The bill thus tacitly acknowledges the truth that cannot be spoken, that science and technology actually aren’t neutral, precisely because they enter society through social and economic systems, taking on the strengths and the pathologies of those systems. If science and technology created the innovation that made America great, they also helped make possible the deindustrialization of many regions of America. The bill apparently aims to redress the costs of past science and technology by catalyzing new sources of regional innovation capacity.

Fair enough.

On the other hand, the expenditures in the bill are entirely directed toward 10 technological frontiers—artificial intelligence, quantum computing, robotics, among the usual roster—a list that will be reviewed and honed by a board of 12 advisers “representing scientific leaders and experts from industry and academia.” Nothing at all about prioritizing research to directly address the problems that divide society today. Nothing about including voices from within and across society to help determine those priorities.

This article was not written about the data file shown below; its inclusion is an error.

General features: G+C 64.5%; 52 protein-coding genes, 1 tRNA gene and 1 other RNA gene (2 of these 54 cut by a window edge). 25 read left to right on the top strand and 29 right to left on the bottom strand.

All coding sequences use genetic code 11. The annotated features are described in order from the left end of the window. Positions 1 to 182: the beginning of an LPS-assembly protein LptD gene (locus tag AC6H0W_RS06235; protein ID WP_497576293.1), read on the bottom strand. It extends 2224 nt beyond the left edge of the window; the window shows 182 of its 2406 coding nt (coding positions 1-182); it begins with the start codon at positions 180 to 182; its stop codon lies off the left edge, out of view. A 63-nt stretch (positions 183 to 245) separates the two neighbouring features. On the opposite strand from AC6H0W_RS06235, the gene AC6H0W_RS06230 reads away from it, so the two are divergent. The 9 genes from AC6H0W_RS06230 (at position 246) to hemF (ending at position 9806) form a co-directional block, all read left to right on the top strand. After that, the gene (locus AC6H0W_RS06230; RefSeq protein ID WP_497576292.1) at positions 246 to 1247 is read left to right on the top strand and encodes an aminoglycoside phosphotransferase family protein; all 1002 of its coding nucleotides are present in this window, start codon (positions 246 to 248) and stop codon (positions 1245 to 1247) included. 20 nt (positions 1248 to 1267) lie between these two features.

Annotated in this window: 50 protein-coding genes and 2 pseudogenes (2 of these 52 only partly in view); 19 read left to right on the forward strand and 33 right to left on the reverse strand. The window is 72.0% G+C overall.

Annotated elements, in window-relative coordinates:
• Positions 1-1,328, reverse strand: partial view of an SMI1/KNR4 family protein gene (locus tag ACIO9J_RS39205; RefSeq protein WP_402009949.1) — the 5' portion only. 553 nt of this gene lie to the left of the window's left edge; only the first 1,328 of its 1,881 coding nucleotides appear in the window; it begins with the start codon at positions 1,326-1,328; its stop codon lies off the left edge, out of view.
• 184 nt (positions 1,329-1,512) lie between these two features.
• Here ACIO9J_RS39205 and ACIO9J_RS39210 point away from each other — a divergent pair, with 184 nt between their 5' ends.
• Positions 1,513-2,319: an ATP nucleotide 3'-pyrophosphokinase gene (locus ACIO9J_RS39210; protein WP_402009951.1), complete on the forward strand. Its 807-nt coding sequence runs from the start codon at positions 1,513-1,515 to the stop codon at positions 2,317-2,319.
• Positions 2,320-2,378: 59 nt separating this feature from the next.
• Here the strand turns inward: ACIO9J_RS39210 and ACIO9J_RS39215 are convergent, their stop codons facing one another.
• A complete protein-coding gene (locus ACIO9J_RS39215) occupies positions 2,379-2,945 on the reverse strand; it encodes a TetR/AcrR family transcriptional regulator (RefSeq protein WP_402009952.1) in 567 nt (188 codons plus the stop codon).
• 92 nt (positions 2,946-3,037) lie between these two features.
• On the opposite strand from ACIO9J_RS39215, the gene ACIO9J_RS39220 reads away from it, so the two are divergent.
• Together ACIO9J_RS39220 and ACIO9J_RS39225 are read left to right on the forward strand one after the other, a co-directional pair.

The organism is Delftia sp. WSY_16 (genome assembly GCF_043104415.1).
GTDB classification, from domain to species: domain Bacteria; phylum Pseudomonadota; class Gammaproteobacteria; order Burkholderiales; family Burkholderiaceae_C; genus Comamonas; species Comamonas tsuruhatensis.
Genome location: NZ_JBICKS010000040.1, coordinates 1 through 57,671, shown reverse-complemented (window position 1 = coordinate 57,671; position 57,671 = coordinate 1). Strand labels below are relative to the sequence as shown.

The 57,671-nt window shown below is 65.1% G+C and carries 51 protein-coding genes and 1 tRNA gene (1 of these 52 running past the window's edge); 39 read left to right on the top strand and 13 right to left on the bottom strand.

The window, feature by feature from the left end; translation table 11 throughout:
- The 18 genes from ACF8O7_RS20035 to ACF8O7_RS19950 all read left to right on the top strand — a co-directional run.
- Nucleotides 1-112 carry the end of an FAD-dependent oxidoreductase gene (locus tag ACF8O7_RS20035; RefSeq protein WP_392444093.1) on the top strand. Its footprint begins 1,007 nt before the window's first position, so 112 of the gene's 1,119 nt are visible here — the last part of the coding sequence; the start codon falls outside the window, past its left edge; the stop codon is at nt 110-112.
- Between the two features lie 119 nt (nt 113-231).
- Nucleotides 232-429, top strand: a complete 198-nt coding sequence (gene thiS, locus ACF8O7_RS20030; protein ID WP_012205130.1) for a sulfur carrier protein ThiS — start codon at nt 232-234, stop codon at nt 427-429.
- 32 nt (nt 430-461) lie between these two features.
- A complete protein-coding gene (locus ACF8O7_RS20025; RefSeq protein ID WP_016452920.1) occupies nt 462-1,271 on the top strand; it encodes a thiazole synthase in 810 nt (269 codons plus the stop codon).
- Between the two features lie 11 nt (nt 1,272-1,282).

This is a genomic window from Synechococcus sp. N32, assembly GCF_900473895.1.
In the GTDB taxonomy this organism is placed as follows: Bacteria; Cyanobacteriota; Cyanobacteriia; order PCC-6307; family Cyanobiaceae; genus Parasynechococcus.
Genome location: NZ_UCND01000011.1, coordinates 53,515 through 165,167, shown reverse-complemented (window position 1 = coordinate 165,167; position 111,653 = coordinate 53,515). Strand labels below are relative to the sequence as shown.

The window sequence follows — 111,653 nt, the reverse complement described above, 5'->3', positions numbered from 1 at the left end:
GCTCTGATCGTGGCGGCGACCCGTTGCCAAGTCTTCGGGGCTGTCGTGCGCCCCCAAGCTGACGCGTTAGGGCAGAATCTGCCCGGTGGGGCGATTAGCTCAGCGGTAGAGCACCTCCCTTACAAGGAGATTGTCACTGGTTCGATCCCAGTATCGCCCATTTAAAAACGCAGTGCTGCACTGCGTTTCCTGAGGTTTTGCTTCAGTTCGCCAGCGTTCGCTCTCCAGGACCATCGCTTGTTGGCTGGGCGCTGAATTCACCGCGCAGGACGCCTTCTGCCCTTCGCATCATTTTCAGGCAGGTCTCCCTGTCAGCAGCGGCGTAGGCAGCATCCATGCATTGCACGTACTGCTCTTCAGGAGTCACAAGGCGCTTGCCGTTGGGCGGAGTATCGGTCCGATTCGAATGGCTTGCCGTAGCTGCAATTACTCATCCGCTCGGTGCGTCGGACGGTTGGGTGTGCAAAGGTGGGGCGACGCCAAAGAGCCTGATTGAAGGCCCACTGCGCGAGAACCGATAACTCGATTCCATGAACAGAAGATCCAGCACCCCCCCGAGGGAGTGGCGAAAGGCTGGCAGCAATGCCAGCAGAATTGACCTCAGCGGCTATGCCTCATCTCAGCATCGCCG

The bill would also import the approach of everyone’s favorite technology development agency, DARPA, the Defense Advanced Research Projects Agency, to guide how specific projects will be selected and funds disseminated, but seems unaware of why DARPA was able to succeed: it’s a mission agency, pursuing technologies to solve actual problems directly relevant to national defense, technologies that would then be tested and deployed by the Department of Defense. The Directorate for Technology that the bill would establish at the National Science Foundation would lack those essential attributes. Rather than being driven by specific problems in response to an agency mission, it would be driven by scientific research and technology development, mostly centered at universities, and aimed at creating new sources of economic opportunity in regions of the country that have been left behind by past innovation and growth. So the bill adopts the Vannevar Bush approach, where progress originates from government funding for university research. But it promises to achieve the goals of a mission-oriented agency such as DOD. This won’t work.